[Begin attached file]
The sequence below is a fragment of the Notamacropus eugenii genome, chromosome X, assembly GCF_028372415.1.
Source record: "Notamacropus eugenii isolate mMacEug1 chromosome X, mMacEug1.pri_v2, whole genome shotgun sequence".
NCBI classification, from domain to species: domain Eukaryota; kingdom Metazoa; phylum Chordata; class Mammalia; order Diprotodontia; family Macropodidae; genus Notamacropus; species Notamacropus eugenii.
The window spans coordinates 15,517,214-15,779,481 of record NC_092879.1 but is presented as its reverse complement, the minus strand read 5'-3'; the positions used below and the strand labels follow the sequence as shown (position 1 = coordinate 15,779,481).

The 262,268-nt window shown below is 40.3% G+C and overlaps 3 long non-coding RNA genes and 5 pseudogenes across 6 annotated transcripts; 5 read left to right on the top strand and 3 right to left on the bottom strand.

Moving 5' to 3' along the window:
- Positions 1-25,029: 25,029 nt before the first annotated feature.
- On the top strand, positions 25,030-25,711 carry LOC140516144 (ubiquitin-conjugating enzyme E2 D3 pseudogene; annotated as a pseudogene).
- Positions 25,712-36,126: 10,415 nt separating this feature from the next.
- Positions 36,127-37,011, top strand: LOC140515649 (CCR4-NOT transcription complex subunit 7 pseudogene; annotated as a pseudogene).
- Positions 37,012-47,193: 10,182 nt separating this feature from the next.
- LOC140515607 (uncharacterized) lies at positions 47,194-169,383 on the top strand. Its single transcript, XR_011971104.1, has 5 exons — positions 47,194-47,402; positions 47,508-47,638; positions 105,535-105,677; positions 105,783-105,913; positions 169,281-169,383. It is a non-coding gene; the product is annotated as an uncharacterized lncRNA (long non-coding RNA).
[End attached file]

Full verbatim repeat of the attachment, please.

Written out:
The sequence below is a fragment of the Notamacropus eugenii genome, chromosome X, assembly GCF_028372415.1.
Source record: "Notamacropus eugenii isolate mMacEug1 chromosome X, mMacEug1.pri_v2, whole genome shotgun sequence".
NCBI classification, from domain to species: domain Eukaryota; kingdom Metazoa; phylum Chordata; class Mammalia; order Diprotodontia; family Macropodidae; genus Notamacropus; species Notamacropus eugenii.
The window spans coordinates 15,517,214-15,779,481 of record NC_092879.1 but is presented as its reverse complement, the minus strand read 5'-3'; the positions used below and the strand labels follow the sequence as shown (position 1 = coordinate 15,779,481).

The 262,268-nt window shown below is 40.3% G+C and overlaps 3 long non-coding RNA genes and 5 pseudogenes across 6 annotated transcripts; 5 read left to right on the top strand and 3 right to left on the bottom strand.

Moving 5' to 3' along the window:
- Positions 1-25,029: 25,029 nt before the first annotated feature.
- On the top strand, positions 25,030-25,711 carry LOC140516144 (ubiquitin-conjugating enzyme E2 D3 pseudogene; annotated as a pseudogene).
- Positions 25,712-36,126: 10,415 nt separating this feature from the next.
- Positions 36,127-37,011, top strand: LOC140515649 (CCR4-NOT transcription complex subunit 7 pseudogene; annotated as a pseudogene).
- Positions 37,012-47,193: 10,182 nt separating this feature from the next.
- LOC140515607 (uncharacterized) lies at positions 47,194-169,383 on the top strand. Its single transcript, XR_011971104.1, has 5 exons — positions 47,194-47,402; positions 47,508-47,638; positions 105,535-105,677; positions 105,783-105,913; positions 169,281-169,383. It is a non-coding gene; the product is annotated as an uncharacterized lncRNA (long non-coding RNA).